Cloud Babies

Cloud Babies

Copyright © 2021 Farley Dunn

“I saw Marjorie in her back yard last night.”

“Waiting, huh? I guess it’s about time.” Marjorie was half of the new couple next door. Well, not exactly new, as they had lived there for five years, but newer than the rest of the retirees filling the street. Our bedroom windows opened to a view of their yard, and Wanda—that’s my wife—had a habit of checking the weather before retiring each night.

“I knew it wouldn’t be last night. I could have told her that. The clouds weren’t right.”

“And you knew that how?” I chuckled. Wanda was the best at knowing the clouds. She could look up and tell if any babies were coming that night. She liked to be asked, though.

“It’s my gift. I can always tell. I guessed Rach’s—” Rachel’s our youngest, “—and Mary Corrigan’s in the next block. With the Corrigans, I kept my eyes on the clouds, and I said it would be that night, and sure enough, the next morning, twins.”

“You did at that. You think tonight might be Marjorie? I’d like to let Craig in on it, if it is.” Craig is the other half of Marjorie’s household.

“How do you expect me to know that, husband? The sun’s shining clear as glass. Not a cloud in the sky.”

“My apologies, wife. You’re right, of course.”

Still, she had her eye on the skies when she went for the mail, and at lunch, which we had on the patio, I saw her watching. Wanda doesn’t miss much. She seemed very pleased, too, telling me that she liked what she saw.

About half past five, Craig’s front bumper caught the sun, sending a welcome home into our kitchen window, and I stepped outside to give him a wave. I caught him opening his car door.

“Evening, Craig.”

“Ah, hello there, Mr. Reynard. How’s your day been?” Craig moved to the back seat where he retrieved a briefcase.

“Fine, Craig. Wanda’s been watching the skies today. Thought you’d like to know.”

“Ah.” Craig looked embarrassed, and he dropped his eyes. “She saw Marjorie outside last night. She’s just excited. I got the changing table assembled after dinner last night, and that set her into the mood.”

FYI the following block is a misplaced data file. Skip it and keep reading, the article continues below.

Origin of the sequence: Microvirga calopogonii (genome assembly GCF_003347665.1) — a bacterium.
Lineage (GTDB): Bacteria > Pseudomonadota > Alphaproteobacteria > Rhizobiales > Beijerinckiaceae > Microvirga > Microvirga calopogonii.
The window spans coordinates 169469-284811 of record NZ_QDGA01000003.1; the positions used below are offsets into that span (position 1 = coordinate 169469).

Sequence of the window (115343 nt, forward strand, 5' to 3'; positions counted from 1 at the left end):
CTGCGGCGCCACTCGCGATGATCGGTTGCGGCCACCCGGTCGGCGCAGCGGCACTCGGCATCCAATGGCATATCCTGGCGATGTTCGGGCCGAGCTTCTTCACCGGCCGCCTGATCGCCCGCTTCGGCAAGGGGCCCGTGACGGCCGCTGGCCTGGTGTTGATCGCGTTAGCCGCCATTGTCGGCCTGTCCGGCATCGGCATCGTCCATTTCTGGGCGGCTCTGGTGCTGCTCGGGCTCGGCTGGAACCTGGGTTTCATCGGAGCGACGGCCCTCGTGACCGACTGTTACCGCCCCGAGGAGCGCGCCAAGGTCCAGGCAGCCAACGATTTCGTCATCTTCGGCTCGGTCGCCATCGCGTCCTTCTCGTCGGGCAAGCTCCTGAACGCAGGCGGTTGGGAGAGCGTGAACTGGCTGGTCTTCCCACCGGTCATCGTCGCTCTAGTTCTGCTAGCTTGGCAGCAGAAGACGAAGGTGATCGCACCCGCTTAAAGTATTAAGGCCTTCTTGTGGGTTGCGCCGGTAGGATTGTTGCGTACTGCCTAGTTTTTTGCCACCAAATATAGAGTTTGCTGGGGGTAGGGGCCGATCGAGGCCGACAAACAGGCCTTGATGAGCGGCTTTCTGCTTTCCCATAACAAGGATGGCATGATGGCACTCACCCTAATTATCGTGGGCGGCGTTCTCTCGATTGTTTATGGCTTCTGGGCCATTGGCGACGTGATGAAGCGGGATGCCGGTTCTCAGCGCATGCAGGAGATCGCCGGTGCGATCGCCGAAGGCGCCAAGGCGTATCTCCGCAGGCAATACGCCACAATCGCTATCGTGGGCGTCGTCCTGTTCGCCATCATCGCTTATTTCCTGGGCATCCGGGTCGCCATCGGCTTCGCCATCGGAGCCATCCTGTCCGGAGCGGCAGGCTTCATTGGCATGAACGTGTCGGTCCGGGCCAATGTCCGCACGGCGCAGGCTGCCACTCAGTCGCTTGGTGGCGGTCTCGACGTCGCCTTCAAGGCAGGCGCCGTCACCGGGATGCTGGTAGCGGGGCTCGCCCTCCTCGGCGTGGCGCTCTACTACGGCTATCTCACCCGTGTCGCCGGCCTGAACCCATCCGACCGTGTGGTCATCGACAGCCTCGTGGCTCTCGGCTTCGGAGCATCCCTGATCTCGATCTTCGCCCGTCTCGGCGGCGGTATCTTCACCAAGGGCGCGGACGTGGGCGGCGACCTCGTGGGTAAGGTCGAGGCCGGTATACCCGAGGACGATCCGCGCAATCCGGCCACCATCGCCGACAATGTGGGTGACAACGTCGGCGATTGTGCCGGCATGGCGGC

“It’s a woman’s thing.” I nodded agreeably. “Wanda was the same when little Jeremy arrived some fifty years back.”

“Speaking of Wanda. What does she think?” Craig glanced up, caught the sun low in the distance where a cloudbank was just starting to build. “Tonight?”

“Wouldn’t be surprised.” Course, Wanda didn’t say, but she had been watching, and that cloud bank said a lot. Some women had a way, and my Wanda was one of them.

Craig laughed, making it into a joke. “Raining babies, right, Mr. Reynard? Might get you one, too, if it does.”

“Nope.” I grinned to show I was in on the joke. “Wanda and I, we’re past the cloud-seeding age. We’ll let you young’uns have your go. Might even be triplets if you’re lucky.” I winked. “Need any help setting up your net?” The babies floated down all soft and easy, but this was Craig and Marjorie’s first, and Craig had gone for the biggest baby net on the market. Cleaning off the cloud residue would be the challenge. Wanda had provided Marjorie with Baby Cloud oil for that.

“After dinner? I could use the help.” Relief flooded Craig’s voice.

“See you then.” I gave Craig a thumbs up and headed inside. I looked forward to a new baby on the block, and I knew Wanda felt the same.